Ardress

Ardress, County Armagh

Irish country houses that have developed over the centuries have always held a special fascination and charm, and none more so than Ardress - a modest gentleman farmer's residence with aspirations of grandeur. Originally a seventeenth-century house, it was enlarged with a hotch-potch of extensions at various times between 1780 and 1810 - all cleverly incorporated behind symmetrically composed façades. One of these additions includes a splendid drawing-room that could belong to a sophisticated Dublin town mansion of the period; above all else it gives Ardress its elegance and distinction.

The central portion of Ardress, behind the five centre windows of the front facade, is a two-storey gable-ended house built sometime around 1670 for the Clarke family. It has a rectangular planA r d r e s s   H o u s e and retains its original steeply pitched butt-purlin roof of local oak - a type of roof-timbering that is only known in five other Ulster houses but is characteristic of vernacular roof carpentry techniques found in many seventeenth century box-framed houses in England. Internally the house retains its tripartite plan, with a long, narrow hall flanked by the parlour on the left and the former kitchen to the right.

In 1700 a new kitchen extension was built to the rear of the house and the present oak staircase erected at one end of the former kitchen, while the remaining area, now known as the inner hall, was integrated with the hall by knocking an arch through the wall. The parlour retains its early proportions and now contains some fine Irish furniture, notably an oak and applewood bureau bookcase made locally circa 1725, a walnut chest dating from 1700 and a good regency-period Pembroke table; the Italian marble scagliola chimney-piece was probably installed around 1740.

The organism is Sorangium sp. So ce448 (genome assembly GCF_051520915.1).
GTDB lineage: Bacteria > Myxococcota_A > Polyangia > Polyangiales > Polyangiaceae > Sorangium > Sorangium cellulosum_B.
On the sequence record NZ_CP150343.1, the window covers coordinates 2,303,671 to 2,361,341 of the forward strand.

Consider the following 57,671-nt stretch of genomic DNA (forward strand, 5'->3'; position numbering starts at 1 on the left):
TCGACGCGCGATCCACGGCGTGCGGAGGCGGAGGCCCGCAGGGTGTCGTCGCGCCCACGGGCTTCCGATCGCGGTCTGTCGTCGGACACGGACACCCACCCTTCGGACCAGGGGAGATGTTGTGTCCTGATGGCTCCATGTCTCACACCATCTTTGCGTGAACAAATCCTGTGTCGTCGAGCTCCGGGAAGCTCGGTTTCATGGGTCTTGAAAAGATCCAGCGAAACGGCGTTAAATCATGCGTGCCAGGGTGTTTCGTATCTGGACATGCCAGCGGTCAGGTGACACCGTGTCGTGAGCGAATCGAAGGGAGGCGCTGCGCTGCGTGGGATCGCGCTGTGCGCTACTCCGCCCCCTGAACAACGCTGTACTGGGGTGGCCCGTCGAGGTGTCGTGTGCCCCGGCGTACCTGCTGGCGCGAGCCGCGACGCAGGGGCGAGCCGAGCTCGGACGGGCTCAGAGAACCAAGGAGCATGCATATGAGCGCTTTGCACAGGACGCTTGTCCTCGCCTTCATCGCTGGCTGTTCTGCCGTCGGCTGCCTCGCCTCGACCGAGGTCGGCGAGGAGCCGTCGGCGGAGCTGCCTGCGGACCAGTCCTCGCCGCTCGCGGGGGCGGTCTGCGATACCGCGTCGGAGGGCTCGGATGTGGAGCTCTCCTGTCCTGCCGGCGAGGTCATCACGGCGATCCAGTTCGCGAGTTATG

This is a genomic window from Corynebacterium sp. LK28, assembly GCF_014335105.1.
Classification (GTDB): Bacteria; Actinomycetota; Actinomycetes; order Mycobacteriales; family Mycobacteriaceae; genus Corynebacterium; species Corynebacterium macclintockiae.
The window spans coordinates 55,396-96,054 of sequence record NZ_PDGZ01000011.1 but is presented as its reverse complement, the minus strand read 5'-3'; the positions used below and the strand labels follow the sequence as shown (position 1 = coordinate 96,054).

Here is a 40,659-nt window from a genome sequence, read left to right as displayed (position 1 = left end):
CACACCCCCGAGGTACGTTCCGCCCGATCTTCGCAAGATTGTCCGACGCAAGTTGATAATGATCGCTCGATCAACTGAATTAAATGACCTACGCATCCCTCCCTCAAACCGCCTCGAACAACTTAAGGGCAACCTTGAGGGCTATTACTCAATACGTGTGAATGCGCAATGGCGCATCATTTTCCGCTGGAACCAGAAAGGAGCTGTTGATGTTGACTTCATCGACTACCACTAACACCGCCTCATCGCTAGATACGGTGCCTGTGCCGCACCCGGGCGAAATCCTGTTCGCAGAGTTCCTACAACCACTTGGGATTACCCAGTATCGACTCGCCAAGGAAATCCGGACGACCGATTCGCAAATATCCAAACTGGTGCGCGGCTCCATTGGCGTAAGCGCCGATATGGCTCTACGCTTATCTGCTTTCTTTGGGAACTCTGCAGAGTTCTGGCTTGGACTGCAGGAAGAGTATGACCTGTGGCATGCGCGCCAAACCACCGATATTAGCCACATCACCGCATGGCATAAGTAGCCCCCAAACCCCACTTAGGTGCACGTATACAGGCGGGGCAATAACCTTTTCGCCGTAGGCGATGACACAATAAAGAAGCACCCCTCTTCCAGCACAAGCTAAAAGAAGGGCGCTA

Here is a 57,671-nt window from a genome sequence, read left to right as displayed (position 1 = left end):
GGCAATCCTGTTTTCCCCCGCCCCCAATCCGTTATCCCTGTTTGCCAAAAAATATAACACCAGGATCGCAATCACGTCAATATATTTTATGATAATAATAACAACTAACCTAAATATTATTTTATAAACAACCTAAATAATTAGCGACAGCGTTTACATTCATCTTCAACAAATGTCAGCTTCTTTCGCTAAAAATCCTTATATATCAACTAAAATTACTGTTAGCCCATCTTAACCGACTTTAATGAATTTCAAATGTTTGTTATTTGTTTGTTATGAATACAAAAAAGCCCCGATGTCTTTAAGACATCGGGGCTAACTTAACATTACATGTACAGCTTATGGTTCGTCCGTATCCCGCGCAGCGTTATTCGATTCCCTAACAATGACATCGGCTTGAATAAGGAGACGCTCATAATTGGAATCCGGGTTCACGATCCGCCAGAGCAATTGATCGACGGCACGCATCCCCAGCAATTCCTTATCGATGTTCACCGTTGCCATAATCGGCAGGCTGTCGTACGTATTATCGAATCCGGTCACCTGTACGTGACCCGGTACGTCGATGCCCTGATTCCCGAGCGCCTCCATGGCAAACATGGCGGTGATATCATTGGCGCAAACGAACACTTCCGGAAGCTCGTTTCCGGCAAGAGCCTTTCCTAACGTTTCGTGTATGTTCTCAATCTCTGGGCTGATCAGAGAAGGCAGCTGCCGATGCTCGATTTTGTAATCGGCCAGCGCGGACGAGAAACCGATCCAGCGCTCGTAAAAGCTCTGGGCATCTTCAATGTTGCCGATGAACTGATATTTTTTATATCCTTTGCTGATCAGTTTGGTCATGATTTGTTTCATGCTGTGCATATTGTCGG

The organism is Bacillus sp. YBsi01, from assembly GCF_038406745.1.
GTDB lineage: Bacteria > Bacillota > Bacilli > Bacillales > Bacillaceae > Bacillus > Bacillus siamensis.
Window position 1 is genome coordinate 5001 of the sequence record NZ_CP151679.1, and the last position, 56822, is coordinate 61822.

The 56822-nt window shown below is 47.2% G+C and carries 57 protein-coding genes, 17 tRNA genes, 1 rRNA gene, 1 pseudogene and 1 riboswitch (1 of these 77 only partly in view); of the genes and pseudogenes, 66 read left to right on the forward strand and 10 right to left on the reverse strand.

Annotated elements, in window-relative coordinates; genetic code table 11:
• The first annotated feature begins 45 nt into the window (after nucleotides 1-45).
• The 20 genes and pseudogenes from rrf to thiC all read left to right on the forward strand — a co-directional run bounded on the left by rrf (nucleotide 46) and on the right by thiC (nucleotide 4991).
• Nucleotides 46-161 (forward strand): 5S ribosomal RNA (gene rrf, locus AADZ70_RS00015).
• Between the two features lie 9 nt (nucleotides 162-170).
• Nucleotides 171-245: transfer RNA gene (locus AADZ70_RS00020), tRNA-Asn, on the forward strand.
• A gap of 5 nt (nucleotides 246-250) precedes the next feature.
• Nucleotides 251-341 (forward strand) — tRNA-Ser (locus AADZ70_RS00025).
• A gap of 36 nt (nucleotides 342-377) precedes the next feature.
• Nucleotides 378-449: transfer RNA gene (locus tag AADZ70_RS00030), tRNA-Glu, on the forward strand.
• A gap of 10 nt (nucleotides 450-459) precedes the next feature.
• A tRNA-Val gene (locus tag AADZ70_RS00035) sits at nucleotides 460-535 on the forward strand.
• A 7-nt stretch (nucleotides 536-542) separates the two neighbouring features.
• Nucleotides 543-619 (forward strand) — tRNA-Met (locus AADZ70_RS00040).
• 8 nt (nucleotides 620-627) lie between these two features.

A door from the parlour leads into the great surprise of the house - the magnificent drawing-room added in 1780 by the Dublin architect George Ensor, brother of the better-known architect John Ensor. George married the heiress Sarah Clarke in 1760 and decided to settle at Ardress with his wife in 1778 upon his retirement as Clerk of Works to the Surveyor General. The new room was decorated by one of the great stuccodores of the age, Michael Stapleton - the great Irish master of the restrained neo-classical plasterwork associated with Adam.

Stapleton's decorative ceiling design at Ardress is among his best works; it comprises intertwining segments of circles embellished by delicate foliage, urn motifs and a central plaque representing Aurora in 'The Chariot of the Dawn'. More classical medallions are arranged symmetrically on the centre of each wall and are festooned with delicate husk chains. The present colour scheme is based on a free interpretation of the pink and green watercolour tints shown in Stapleton's original drawings in the National Library of Ireland. Prior to 1961 the walls were a sharp green with the decorative plasterwork, frieze and ceiling left white. The room's plasterwork is suitably complemented by a pair of neo-classical settees, a pair of gilded  torchéres with sphinx heads and two fine commodes.

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